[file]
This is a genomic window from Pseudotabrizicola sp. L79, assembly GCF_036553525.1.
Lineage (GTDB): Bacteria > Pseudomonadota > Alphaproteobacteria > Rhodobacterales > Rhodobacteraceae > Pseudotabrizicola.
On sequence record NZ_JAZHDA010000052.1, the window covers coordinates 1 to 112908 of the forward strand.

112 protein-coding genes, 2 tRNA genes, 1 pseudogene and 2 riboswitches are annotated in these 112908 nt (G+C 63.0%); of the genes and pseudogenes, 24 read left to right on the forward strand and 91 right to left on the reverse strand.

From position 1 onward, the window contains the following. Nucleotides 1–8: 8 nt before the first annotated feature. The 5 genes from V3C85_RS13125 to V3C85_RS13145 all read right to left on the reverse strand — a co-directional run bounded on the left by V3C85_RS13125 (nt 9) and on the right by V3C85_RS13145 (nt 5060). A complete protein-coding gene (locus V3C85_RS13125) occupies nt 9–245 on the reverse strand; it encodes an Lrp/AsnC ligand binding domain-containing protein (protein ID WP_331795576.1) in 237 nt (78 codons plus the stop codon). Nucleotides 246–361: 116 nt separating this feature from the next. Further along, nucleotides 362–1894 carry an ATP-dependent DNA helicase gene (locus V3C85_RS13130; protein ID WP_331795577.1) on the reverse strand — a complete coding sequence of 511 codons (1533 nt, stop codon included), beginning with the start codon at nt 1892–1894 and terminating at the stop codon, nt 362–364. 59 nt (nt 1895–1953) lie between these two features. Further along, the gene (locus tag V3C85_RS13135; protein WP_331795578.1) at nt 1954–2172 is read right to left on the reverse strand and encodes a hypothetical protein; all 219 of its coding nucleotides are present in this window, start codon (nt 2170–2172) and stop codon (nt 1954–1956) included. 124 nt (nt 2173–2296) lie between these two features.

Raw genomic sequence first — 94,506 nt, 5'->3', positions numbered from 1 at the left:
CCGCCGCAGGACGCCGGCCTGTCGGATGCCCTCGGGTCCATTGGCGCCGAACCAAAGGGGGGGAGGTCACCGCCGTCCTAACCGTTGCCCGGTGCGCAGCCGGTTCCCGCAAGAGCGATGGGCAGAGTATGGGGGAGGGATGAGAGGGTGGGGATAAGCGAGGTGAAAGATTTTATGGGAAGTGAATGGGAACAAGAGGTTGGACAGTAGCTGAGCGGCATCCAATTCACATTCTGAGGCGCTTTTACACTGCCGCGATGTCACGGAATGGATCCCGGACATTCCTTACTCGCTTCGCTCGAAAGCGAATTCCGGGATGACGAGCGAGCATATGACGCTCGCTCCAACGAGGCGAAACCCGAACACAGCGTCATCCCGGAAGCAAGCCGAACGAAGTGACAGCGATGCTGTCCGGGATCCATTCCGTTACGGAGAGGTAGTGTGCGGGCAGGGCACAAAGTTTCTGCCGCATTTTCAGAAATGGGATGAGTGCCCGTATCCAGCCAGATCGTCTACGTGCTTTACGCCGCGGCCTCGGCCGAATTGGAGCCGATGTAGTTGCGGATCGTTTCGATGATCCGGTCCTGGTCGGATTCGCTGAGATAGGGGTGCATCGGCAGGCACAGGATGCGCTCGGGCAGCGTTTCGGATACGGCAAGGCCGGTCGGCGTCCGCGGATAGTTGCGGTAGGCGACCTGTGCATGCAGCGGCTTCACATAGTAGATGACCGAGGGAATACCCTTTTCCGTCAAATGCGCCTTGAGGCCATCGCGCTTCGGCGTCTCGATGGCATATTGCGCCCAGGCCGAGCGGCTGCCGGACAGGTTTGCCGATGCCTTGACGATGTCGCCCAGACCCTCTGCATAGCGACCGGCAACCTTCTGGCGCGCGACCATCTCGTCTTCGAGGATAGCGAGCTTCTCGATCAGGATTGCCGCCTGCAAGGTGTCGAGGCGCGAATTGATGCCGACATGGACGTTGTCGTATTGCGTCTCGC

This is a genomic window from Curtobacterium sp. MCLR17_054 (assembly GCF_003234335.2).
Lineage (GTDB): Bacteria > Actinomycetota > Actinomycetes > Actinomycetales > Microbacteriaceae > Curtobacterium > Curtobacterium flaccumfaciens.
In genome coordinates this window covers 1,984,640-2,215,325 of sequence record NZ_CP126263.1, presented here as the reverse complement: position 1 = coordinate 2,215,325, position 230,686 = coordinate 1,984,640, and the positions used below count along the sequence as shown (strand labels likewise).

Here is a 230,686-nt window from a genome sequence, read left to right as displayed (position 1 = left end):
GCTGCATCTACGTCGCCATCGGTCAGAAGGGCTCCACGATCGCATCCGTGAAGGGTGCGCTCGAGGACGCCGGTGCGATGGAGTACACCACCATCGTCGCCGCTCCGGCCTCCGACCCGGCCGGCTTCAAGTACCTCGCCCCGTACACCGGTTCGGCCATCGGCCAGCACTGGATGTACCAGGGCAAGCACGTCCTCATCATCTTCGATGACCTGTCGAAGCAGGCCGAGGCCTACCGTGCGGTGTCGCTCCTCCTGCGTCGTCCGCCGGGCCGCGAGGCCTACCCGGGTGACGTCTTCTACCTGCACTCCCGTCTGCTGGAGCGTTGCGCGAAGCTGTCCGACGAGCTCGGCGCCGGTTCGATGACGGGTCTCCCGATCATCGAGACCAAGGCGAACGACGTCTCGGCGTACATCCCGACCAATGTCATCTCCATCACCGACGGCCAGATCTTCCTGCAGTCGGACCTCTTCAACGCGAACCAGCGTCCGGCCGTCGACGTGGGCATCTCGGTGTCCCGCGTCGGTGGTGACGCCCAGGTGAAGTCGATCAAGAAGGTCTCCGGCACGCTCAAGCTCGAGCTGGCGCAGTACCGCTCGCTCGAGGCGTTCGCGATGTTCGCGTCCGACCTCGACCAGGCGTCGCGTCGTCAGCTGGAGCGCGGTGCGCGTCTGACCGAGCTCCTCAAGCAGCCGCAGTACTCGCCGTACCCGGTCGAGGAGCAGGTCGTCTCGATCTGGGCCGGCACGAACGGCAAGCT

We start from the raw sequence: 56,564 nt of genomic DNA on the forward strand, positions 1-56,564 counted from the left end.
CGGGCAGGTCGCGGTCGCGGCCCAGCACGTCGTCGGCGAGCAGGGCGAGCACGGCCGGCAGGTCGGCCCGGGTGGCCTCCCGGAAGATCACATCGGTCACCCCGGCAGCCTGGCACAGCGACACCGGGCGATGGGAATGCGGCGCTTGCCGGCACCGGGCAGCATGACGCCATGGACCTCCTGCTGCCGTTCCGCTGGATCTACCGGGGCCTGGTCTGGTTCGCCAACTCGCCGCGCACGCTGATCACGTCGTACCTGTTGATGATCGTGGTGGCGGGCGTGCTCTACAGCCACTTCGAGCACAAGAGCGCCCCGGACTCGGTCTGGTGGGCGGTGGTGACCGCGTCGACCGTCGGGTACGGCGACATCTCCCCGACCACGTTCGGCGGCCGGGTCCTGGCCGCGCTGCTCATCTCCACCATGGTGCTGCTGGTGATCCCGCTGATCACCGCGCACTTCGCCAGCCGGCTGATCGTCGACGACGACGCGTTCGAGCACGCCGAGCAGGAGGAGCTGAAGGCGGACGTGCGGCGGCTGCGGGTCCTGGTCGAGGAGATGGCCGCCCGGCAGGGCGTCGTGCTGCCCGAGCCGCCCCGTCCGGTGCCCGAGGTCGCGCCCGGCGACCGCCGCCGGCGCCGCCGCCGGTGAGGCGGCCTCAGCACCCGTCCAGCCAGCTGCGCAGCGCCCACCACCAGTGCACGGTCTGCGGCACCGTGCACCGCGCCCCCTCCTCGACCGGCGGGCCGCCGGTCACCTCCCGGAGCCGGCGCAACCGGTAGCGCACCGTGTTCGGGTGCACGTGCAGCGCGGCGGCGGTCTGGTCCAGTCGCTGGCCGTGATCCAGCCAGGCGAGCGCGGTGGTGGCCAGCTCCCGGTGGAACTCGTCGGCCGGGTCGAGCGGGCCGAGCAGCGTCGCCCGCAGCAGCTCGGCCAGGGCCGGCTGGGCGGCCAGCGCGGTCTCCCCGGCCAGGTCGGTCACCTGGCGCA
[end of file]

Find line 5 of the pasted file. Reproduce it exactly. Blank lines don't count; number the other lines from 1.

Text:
From position 1 onward, the window contains the following. Nucleotides 1–8: 8 nt before the first annotated feature. The 5 genes from V3C85_RS13125 to V3C85_RS13145 all read right to left on the reverse strand — a co-directional run bounded on the left by V3C85_RS13125 (nt 9) and on the right by V3C85_RS13145 (nt 5060). A complete protein-coding gene (locus V3C85_RS13125) occupies nt 9–245 on the reverse strand; it encodes an Lrp/AsnC ligand binding domain-containing protein (protein ID WP_331795576.1) in 237 nt (78 codons plus the stop codon). Nucleotides 246–361: 116 nt separating this feature from the next. Further along, nucleotides 362–1894 carry an ATP-dependent DNA helicase gene (locus V3C85_RS13130; protein ID WP_331795577.1) on the reverse strand — a complete coding sequence of 511 codons (1533 nt, stop codon included), beginning with the start codon at nt 1892–1894 and terminating at the stop codon, nt 362–364. 59 nt (nt 1895–1953) lie between these two features. Further along, the gene (locus tag V3C85_RS13135; protein WP_331795578.1) at nt 1954–2172 is read right to left on the reverse strand and encodes a hypothetical protein; all 219 of its coding nucleotides are present in this window, start codon (nt 2170–2172) and stop codon (nt 1954–1956) included. 124 nt (nt 2173–2296) lie between these two features.